From the President: College Bound and College Bonds

Written by Dory Rand on August 24, 2011 - 2:45pm

I am taking my first child to college this week. He is excited about being a freshman and taking interesting classes in history and other subjects. I realize how very fortunate he is to have this opportunity and how many other students lack the financial resources to go to college. There are others still who have not had the family support or educational opportunities to even think about college.

 

In the past, parents sometimes took out home equity loans or borrowed from retirement accounts to help finance postsecondary education for their children. These days, many families have limited or negative equity in their homes and may have already borrowed from retirement accounts to stave off foreclosure or pay unforeseen medical bills, leaving little left to pay for college. Woodstock is working on some interesting research to uncover the extent to which workers are withdrawing from retirement savings and we look forward to sharing that with you soon.

 

Even before my children were born, I started investing in Illinois college savings bonds. If bonds are purchased when the kids are young, they are not too expensive and grow in value as the child grows. Bond purchasers pick maturity dates to correspond with the years the child would be attending college. These bonds are fully guaranteed by the government and tax-exempt. Returns are small, but risk-free. Because bonds are low-yielding, they should not be the sole source of funding for college.

 

My son is fortunate that his parents also saved for his college education through the Illinois Bright Start 529 college savings plan. In addition, he benefited from education fund gifts from his grandfather. He also saved money he earned through summer jobs (one of the lucky teens to land a job this summer and last) and received some academic scholarships and grants.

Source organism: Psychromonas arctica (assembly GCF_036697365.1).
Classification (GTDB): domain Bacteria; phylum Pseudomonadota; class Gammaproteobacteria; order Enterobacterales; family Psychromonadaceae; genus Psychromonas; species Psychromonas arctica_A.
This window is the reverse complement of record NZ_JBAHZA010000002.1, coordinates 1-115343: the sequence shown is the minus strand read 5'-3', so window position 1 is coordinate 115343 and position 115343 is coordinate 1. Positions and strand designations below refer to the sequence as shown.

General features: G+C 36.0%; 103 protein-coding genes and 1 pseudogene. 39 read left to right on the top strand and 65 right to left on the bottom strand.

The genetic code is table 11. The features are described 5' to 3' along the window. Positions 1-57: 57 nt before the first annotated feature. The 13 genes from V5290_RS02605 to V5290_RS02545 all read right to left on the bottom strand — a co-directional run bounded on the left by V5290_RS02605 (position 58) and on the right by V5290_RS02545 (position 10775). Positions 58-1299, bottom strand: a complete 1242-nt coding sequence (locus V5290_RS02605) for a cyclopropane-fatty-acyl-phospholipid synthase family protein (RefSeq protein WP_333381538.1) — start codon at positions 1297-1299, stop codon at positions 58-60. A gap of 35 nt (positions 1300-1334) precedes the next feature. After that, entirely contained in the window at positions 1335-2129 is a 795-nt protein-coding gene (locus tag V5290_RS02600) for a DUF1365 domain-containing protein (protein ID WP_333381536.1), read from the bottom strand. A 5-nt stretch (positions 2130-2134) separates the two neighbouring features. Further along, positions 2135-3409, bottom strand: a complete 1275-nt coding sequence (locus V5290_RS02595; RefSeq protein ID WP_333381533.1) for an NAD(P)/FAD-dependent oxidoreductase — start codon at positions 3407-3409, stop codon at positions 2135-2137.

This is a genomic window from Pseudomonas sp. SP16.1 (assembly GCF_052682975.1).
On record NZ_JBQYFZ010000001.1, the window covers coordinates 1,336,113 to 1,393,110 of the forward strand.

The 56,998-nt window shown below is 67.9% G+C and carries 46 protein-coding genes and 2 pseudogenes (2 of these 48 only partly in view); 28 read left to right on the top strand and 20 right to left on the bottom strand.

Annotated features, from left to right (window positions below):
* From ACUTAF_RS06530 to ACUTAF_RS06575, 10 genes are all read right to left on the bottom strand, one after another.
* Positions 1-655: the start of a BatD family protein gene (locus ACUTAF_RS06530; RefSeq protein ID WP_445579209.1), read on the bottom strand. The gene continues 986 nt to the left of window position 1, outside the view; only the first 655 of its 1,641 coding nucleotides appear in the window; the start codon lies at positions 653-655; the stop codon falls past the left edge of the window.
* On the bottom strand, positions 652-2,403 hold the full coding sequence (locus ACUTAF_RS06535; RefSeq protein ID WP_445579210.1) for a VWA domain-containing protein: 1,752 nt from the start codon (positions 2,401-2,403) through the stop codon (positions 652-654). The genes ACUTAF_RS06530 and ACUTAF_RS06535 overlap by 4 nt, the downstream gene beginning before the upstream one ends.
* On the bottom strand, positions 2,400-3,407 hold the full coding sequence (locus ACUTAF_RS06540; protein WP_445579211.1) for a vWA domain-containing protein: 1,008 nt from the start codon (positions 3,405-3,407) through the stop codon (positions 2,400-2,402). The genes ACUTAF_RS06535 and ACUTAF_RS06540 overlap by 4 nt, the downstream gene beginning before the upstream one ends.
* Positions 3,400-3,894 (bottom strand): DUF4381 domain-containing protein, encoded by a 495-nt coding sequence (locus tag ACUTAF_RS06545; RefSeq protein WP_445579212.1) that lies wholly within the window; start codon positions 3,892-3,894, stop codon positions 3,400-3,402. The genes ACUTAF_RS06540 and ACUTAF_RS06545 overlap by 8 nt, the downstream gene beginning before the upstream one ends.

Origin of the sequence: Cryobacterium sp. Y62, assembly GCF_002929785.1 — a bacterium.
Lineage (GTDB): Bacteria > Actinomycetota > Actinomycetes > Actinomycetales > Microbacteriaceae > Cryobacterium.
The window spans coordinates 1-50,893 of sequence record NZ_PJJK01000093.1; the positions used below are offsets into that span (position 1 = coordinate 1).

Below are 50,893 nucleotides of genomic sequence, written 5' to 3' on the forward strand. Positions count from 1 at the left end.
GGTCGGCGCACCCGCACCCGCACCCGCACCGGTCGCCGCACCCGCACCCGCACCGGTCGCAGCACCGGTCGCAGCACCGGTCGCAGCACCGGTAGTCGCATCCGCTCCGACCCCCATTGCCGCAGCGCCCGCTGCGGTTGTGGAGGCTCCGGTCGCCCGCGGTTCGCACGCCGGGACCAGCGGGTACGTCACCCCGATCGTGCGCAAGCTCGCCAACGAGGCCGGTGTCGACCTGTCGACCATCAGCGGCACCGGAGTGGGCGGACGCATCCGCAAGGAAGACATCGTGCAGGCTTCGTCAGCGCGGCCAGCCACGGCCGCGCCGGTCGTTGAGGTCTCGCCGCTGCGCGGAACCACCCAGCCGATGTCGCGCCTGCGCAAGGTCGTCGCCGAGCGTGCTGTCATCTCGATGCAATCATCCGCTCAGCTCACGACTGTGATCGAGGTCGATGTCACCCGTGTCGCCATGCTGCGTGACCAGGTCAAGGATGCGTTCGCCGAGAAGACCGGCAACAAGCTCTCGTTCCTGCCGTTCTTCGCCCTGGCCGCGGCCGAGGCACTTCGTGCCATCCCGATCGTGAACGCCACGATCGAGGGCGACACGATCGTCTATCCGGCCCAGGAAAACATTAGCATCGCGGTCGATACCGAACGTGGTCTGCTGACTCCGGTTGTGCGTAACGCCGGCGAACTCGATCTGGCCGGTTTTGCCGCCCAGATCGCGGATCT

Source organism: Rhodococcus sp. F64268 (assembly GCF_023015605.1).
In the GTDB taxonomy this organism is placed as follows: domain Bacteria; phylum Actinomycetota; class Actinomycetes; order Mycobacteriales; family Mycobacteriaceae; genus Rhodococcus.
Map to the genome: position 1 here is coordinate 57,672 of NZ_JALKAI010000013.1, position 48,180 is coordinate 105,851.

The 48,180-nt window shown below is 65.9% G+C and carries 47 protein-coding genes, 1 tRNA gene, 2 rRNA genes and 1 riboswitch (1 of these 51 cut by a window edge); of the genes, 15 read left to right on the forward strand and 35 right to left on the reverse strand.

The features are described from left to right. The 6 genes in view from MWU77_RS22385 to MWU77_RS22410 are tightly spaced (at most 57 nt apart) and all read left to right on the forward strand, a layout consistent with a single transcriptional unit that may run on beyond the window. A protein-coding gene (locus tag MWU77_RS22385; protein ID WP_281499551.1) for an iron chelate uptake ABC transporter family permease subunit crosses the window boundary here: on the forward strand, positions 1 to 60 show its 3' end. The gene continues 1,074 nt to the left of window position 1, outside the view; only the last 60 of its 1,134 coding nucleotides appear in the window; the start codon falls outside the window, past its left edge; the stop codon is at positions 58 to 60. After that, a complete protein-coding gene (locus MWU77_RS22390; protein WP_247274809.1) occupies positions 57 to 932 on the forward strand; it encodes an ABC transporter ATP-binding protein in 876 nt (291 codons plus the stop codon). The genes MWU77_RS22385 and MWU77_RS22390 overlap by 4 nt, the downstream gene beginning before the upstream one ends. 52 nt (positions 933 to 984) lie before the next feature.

Illinois stopped selling college bonds in 2002 and started counting them as assets in determining eligibility for financial aid in 2005. I don’t know why those decisions were made. With so much recent volatility in the financial markets and lack of consumer confidence, perhaps it is time to look again at offering safe and simple programs such as college savings bonds so that more of our children can have a chance to attend college.

 

As we are forced by necessity to rely less on home equity as a source of wealth due to the foreclosure and financial crisis, it is important to ensure that people of all income levels have access to a wide array of financial products to save and build wealth across the life cycle.

 

Image courtesy of John Reiser through a Creative Commons license.